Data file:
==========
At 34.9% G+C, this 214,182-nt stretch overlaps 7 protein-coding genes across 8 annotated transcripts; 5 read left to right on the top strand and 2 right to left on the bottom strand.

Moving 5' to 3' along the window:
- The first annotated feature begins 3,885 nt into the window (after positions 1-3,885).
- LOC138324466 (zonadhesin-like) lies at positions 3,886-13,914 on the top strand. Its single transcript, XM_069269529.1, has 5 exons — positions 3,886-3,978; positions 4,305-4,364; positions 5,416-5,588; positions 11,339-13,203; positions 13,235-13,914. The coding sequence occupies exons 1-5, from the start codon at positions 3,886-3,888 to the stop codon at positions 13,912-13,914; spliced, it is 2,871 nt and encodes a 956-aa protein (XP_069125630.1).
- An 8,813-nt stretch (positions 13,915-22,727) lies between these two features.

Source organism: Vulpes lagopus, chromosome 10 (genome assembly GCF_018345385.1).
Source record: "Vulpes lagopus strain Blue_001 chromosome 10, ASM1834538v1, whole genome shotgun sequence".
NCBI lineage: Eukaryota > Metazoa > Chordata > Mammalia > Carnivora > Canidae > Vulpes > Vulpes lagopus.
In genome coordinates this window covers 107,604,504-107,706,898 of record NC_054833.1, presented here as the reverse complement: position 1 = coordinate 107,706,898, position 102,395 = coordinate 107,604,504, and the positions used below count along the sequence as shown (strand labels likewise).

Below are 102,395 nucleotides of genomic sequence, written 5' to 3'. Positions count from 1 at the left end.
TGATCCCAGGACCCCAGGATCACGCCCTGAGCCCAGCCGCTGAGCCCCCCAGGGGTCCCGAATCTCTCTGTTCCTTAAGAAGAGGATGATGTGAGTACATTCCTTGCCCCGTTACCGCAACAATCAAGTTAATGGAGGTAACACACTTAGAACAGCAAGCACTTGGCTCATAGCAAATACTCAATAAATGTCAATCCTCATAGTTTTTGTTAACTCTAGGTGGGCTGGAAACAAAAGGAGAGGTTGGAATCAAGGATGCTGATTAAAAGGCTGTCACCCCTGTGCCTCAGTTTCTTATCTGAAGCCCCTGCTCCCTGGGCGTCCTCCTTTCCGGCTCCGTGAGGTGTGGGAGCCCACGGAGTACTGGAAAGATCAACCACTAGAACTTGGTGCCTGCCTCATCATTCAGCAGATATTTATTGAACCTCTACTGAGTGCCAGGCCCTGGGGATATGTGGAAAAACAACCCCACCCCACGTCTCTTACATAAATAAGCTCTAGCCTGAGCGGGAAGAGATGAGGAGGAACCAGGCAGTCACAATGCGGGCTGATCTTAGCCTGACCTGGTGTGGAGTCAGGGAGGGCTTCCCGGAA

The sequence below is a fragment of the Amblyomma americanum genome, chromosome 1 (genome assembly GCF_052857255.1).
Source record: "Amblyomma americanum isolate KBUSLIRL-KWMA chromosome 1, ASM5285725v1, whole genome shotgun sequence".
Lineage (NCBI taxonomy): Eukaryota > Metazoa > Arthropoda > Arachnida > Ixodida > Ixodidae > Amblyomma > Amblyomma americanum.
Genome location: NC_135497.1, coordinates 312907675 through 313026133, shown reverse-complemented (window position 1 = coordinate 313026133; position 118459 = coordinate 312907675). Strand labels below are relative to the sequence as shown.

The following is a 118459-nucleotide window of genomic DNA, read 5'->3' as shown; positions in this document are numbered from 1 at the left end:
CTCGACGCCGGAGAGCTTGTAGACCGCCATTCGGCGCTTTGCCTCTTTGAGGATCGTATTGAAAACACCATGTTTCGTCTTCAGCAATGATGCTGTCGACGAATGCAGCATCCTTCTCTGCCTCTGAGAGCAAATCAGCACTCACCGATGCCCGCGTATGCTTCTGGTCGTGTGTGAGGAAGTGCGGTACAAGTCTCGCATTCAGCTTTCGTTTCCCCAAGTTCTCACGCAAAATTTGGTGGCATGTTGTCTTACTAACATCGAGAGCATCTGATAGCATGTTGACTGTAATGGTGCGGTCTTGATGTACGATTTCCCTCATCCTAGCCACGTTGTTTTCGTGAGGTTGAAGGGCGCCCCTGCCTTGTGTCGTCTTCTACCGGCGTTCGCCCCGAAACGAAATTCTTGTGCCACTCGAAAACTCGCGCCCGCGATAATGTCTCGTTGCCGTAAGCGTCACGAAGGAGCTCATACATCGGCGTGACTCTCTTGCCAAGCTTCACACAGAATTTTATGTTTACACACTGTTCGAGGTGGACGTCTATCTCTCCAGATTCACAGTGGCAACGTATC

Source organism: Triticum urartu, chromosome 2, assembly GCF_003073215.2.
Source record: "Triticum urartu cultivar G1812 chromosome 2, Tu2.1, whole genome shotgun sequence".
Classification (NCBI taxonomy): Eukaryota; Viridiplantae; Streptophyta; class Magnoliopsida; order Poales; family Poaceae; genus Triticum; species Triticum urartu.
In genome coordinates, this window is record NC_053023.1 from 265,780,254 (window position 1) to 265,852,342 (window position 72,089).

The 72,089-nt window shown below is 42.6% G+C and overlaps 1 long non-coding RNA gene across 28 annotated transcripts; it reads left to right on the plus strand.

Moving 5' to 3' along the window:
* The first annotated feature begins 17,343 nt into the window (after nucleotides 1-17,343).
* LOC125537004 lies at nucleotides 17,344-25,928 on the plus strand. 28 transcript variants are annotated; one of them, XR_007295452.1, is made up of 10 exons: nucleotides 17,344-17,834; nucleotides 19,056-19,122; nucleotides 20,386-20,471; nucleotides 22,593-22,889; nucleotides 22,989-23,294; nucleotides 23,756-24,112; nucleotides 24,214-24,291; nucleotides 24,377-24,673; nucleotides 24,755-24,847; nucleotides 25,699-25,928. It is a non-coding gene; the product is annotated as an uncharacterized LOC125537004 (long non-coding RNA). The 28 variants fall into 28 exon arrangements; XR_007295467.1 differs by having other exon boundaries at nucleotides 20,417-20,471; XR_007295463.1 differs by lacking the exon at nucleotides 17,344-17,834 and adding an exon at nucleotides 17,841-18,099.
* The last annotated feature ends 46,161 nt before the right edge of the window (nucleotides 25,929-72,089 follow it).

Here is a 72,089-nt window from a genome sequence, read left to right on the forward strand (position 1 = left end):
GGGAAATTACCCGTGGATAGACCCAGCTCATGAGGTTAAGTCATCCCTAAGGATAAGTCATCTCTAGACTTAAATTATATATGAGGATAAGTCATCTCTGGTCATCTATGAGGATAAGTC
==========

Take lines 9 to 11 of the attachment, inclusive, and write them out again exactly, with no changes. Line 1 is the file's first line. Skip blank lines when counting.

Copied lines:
In genome coordinates this window covers 107,604,504-107,706,898 of record NC_054833.1, presented here as the reverse complement: position 1 = coordinate 107,706,898, position 102,395 = coordinate 107,604,504, and the positions used below count along the sequence as shown (strand labels likewise).

Below are 102,395 nucleotides of genomic sequence, written 5' to 3'. Positions count from 1 at the left end.
TGATCCCAGGACCCCAGGATCACGCCCTGAGCCCAGCCGCTGAGCCCCCCAGGGGTCCCGAATCTCTCTGTTCCTTAAGAAGAGGATGATGTGAGTACATTCCTTGCCCCGTTACCGCAACAATCAAGTTAATGGAGGTAACACACTTAGAACAGCAAGCACTTGGCTCATAGCAAATACTCAATAAATGTCAATCCTCATAGTTTTTGTTAACTCTAGGTGGGCTGGAAACAAAAGGAGAGGTTGGAATCAAGGATGCTGATTAAAAGGCTGTCACCCCTGTGCCTCAGTTTCTTATCTGAAGCCCCTGCTCCCTGGGCGTCCTCCTTTCCGGCTCCGTGAGGTGTGGGAGCCCACGGAGTACTGGAAAGATCAACCACTAGAACTTGGTGCCTGCCTCATCATTCAGCAGATATTTATTGAACCTCTACTGAGTGCCAGGCCCTGGGGATATGTGGAAAAACAACCCCACCCCACGTCTCTTACATAAATAAGCTCTAGCCTGAGCGGGAAGAGATGAGGAGGAACCAGGCAGTCACAATGCGGGCTGATCTTAGCCTGACCTGGTGTGGAGTCAGGGAGGGCTTCCCGGAA